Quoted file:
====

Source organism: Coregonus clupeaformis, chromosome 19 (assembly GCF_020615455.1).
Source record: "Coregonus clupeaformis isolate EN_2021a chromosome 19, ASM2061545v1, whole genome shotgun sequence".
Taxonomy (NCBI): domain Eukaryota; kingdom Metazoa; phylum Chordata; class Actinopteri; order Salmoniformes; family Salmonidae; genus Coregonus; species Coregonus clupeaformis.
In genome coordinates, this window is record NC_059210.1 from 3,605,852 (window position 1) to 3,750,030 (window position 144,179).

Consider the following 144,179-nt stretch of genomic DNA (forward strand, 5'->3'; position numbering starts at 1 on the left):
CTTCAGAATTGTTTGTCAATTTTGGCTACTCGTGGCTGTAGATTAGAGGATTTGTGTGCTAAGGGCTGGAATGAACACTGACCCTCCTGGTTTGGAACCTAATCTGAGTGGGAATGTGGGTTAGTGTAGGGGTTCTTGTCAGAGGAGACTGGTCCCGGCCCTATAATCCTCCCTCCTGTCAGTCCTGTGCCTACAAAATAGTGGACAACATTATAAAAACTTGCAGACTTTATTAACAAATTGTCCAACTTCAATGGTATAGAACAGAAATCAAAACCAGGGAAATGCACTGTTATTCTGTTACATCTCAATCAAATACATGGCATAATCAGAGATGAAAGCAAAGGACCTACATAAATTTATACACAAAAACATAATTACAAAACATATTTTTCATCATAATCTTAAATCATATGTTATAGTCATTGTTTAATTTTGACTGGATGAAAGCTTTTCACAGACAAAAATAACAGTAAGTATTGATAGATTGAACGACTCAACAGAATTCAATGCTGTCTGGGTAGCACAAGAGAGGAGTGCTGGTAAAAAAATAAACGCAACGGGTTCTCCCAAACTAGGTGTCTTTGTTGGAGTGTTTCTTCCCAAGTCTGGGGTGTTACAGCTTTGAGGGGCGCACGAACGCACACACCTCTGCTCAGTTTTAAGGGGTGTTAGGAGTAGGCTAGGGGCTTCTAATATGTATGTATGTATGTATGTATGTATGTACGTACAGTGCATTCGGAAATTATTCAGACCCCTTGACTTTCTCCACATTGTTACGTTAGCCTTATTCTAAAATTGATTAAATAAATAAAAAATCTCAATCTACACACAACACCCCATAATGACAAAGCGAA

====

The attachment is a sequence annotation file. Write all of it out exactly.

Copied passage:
Source organism: Coregonus clupeaformis, chromosome 19 (assembly GCF_020615455.1).
Source record: "Coregonus clupeaformis isolate EN_2021a chromosome 19, ASM2061545v1, whole genome shotgun sequence".
Taxonomy (NCBI): domain Eukaryota; kingdom Metazoa; phylum Chordata; class Actinopteri; order Salmoniformes; family Salmonidae; genus Coregonus; species Coregonus clupeaformis.
In genome coordinates, this window is record NC_059210.1 from 3,605,852 (window position 1) to 3,750,030 (window position 144,179).

Consider the following 144,179-nt stretch of genomic DNA (forward strand, 5'->3'; position numbering starts at 1 on the left):
CTTCAGAATTGTTTGTCAATTTTGGCTACTCGTGGCTGTAGATTAGAGGATTTGTGTGCTAAGGGCTGGAATGAACACTGACCCTCCTGGTTTGGAACCTAATCTGAGTGGGAATGTGGGTTAGTGTAGGGGTTCTTGTCAGAGGAGACTGGTCCCGGCCCTATAATCCTCCCTCCTGTCAGTCCTGTGCCTACAAAATAGTGGACAACATTATAAAAACTTGCAGACTTTATTAACAAATTGTCCAACTTCAATGGTATAGAACAGAAATCAAAACCAGGGAAATGCACTGTTATTCTGTTACATCTCAATCAAATACATGGCATAATCAGAGATGAAAGCAAAGGACCTACATAAATTTATACACAAAAACATAATTACAAAACATATTTTTCATCATAATCTTAAATCATATGTTATAGTCATTGTTTAATTTTGACTGGATGAAAGCTTTTCACAGACAAAAATAACAGTAAGTATTGATAGATTGAACGACTCAACAGAATTCAATGCTGTCTGGGTAGCACAAGAGAGGAGTGCTGGTAAAAAAATAAACGCAACGGGTTCTCCCAAACTAGGTGTCTTTGTTGGAGTGTTTCTTCCCAAGTCTGGGGTGTTACAGCTTTGAGGGGCGCACGAACGCACACACCTCTGCTCAGTTTTAAGGGGTGTTAGGAGTAGGCTAGGGGCTTCTAATATGTATGTATGTATGTATGTATGTATGTACGTACAGTGCATTCGGAAATTATTCAGACCCCTTGACTTTCTCCACATTGTTACGTTAGCCTTATTCTAAAATTGATTAAATAAATAAAAAATCTCAATCTACACACAACACCCCATAATGACAAAGCGAA